President Richard M. Nixon's Economic Policies

How Nixon Destroyed the Dollar

nixon-brezhnev.jpg
Soviet leader Leonid Brezhnev signs an agreement to prevent nuclear war with President Richard Nixon June 20, 1973 at Camp David, MD. Photo by Dirck Halstead/Getty Images

Richard Milhouse Nixon was the 37th President, serving from 1969-1974. He is infamous for the Watergate scandal, for which he was nearly impeached. But he ended the Vietnam War in 1973 and opened trade relations with China. He negotiated a treaty with Russian leader Leonid I. Brezhnev to limit strategic nuclear weapons. 

But those well-publicized events overshadow how Nixon nearly destroyed the U.S. economy.

To cure mild inflation, he imposed harmful wage-price controls. That bypassed America's free market economy.  Even worse, he ended the gold standard that tied the dollar's value to gold. 

This created a decade of stagflation. It was only cured by double-digit interest rates, causing the devastating 1981 recession. Ending the gold standard permitted the U.S. government to print dollars to solve every economic woe. That ensured its value would fall indefinitely.

How did that happen? In 1968, President Johnson's spending on the Vietnam War and the Great Society boosted economic growth to 4.9 percent. But it sent inflation to a disturbing 4.7 percent. As Americans prospered, they imported more goods, paying in dollars. That created a large balance of payments deficit.

The excess of dollars threatened the gold standard. That's where the Federal Reserve redeemed $35 for an ounce of gold. Foreign countries held $45.7 billion in dollars, while the U.S.

 only held $14.5 billion in gold. It wasn't enough to redeem all of them. Foreign holders turned in their dollars for gold, depleting central banks' gold reserves even more. To make the dollar more attractive to hold, the Federal Reserve raised interest rates to 6 percent.

But the run on gold continued.

It boosted inflation to 6.2 percent in 1969, Nixon's first year in office. The Fed defended the gold standard by raising rates to 9.19 percent. Unfortunately, it also created a mild recession that started later that year. By the end of 1970, the unemployment rate had risen to 6.1 percent.  

Nixon's Focus on Re-election Changed the World Forever

With his re-election looming, Nixon decided to aggressively control this relatively mild inflation and unemployment. He announced the "Nixon Shock" in this August 15, 1971, speech.

Prosperity without war requires action on three fronts: We must create more and better jobs; we must stop the rise in the cost of living; we must protect the dollar from the attacks of international money speculators.

Worthwhile goals, but the solutions were devastating. First, he ordered a 90-day "...freeze on all prices and wages throughout the United States.”  He created a Pay Board and Price Commission to approve any increases until well after the 1972 election. (Source: "Remembering Wage-Price Controls," Cato Institute, August 15, 2011. "President Nixon Imposes Wage-Price Controls," The Econ Review.)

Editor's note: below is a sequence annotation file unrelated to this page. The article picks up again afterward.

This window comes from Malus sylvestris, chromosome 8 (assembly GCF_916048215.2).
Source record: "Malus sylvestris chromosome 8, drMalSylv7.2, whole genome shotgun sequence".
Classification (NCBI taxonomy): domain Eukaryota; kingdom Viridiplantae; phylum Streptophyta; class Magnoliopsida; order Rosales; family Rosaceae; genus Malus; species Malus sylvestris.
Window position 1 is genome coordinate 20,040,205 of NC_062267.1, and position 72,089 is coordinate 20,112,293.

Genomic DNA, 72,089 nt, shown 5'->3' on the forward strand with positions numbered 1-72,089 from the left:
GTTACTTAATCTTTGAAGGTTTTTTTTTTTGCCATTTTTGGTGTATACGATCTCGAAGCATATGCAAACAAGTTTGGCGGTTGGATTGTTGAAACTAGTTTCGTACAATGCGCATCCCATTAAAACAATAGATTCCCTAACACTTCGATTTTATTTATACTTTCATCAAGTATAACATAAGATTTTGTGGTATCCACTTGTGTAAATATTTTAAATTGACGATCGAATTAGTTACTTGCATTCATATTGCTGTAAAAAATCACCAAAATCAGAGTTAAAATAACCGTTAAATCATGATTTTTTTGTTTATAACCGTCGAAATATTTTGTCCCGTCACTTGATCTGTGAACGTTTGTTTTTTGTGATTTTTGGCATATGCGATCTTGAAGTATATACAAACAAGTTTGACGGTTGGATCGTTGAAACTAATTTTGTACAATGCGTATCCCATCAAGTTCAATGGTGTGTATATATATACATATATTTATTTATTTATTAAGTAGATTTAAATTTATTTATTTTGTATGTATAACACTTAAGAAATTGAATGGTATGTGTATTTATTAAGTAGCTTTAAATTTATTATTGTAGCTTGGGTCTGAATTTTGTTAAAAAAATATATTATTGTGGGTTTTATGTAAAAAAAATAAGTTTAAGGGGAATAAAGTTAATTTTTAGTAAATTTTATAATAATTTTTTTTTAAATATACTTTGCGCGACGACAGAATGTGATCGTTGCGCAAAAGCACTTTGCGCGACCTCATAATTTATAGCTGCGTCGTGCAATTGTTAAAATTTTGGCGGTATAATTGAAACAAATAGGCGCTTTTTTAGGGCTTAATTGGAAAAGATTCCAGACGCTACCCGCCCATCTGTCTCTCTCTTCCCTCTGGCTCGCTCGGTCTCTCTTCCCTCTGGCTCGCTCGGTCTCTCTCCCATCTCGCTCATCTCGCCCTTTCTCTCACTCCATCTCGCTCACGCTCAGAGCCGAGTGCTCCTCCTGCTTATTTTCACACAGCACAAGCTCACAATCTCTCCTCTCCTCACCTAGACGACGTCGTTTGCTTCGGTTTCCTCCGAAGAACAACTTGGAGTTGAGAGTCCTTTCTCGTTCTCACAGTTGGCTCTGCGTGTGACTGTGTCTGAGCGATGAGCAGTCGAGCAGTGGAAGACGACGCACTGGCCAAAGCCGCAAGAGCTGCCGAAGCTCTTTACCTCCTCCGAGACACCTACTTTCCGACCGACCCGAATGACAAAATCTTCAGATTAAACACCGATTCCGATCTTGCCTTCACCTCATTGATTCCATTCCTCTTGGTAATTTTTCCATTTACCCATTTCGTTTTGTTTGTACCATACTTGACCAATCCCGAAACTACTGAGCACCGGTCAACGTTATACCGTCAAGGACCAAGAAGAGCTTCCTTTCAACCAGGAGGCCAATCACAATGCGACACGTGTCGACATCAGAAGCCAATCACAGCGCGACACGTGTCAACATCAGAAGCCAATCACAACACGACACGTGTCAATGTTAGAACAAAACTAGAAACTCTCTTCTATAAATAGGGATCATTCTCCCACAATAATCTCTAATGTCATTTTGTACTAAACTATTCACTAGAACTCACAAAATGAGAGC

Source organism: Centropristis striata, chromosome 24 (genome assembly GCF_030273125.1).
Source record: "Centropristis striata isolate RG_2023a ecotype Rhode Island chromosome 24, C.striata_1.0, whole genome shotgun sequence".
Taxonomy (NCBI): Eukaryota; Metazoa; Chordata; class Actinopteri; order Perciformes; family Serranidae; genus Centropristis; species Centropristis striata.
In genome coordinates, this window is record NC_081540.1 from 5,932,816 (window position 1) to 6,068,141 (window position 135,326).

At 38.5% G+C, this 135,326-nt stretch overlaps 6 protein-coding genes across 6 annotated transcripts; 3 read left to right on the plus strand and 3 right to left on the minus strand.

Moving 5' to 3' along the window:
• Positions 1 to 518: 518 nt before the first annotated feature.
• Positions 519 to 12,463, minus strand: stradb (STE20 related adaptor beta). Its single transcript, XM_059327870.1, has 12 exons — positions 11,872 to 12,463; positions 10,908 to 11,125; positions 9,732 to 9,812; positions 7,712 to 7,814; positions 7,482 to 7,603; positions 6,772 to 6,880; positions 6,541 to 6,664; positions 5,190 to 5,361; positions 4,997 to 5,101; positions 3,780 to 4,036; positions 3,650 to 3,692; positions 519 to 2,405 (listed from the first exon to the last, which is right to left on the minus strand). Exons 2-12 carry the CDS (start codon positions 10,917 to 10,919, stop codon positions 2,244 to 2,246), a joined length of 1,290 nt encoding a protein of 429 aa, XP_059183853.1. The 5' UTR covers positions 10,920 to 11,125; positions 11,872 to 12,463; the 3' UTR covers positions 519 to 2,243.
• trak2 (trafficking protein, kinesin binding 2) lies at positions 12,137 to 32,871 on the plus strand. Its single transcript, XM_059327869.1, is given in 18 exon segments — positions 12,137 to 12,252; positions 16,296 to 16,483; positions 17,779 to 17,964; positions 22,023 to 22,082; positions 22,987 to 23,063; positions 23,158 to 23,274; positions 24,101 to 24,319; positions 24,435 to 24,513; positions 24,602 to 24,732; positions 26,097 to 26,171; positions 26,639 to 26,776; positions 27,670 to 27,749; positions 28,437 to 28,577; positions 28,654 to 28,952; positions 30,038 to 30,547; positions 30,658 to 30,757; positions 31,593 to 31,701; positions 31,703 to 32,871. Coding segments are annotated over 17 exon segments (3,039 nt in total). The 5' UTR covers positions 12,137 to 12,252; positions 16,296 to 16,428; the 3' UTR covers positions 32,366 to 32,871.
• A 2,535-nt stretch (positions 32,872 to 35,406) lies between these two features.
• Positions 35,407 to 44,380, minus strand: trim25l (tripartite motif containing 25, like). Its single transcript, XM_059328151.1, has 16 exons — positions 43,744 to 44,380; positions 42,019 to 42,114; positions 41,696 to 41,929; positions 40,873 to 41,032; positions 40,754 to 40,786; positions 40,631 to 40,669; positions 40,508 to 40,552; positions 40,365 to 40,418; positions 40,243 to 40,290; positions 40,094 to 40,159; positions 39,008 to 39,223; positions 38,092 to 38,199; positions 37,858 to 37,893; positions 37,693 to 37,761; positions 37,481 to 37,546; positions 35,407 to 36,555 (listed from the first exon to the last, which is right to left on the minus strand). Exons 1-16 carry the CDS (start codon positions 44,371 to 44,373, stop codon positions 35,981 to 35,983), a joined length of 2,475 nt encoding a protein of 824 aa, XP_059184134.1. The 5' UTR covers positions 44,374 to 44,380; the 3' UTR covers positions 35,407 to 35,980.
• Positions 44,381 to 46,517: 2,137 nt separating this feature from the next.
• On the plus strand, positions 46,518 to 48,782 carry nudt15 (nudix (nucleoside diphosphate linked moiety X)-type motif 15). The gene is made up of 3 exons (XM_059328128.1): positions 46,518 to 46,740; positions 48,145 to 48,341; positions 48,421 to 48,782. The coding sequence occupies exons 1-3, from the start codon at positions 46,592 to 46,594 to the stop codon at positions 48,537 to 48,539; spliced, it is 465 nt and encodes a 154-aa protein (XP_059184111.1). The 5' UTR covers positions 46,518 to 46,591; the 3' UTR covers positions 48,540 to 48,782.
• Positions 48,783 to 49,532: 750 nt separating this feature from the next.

Wage and price controls don't work in a free market economy. That's because workers can no longer get raises, giving them less money to buy goods and services.

That lowers demand. Businesses can't lower prices to boost demand. Neither can they raise prices, even though the cost of their imported materials rise. They can't lower wages, so they reduce hiring and therefore demand.

Second, Nixon closed the gold window. It dropped an economic bomb on the allies who had signed the Bretton Woods Agreement after World War II. The Fed simply stopped redeeming dollars with gold. In other words, the United States would no longer honor its agreement to support the dollar's value with the gold standard. See a video of Nixon's speech.

Third, Nixon imposed a 10 percent import tax to reduce the balance of payments. It only lasted four months. It forced America's trade partners to raise the price of gold to $38 per ounce. It was only three dollars higher, but it also sent the value of the dollar down.

That made imported goods more expensive and creating more inflation. It also destroyed the trust needed for global trade. Our allies began printing more of their own currency, raising interest rates to boost their currencies' value. (Source: Douglas Irwin, "The Nixon Shock After 40 Years," World Trade Review (2013),12;1,29-56. "Fuss Over Dollar Devaluation," Time, October 4, 1971.)

Nixon's actions were popular at home, propelling him to victory in 1972. It was the largest Republican landslide of the Cold War. He won every state but Massachusetts. He went on to achieve his most notable foreign policy accomplishments, including the trip to Beijing, the signing of the Strategic Arms Limitation Treaty, and the end of the Vietnam War.  But he also sowed the seeds of stagflation. (Source: "Nixon," University of Virginia.)

Nixon Then Created the 1973-1975 Recession

In 1973, Nixon devalued the dollar even further, making an ounce of gold worth $42. As the dollar devalued, people sold their greenbacks for gold. By late 1973, Nixon decoupled the dollar from gold completely. The market quickly sent the price of the precious metal to $120 per ounce. Inflation was in the double-digits. For more, see History of the Gold Standard.

Wage-price controls created a recession in November 1973. Nixon eliminated them in April 1974, but the damage had already been done. There were three consecutive quarters of negative GDP growth

  • Q3 1974  (down 3.9 percent)
  • Q4 1974 (down 1.6 percent)
  • Q1 1975 (down 4.8 percent)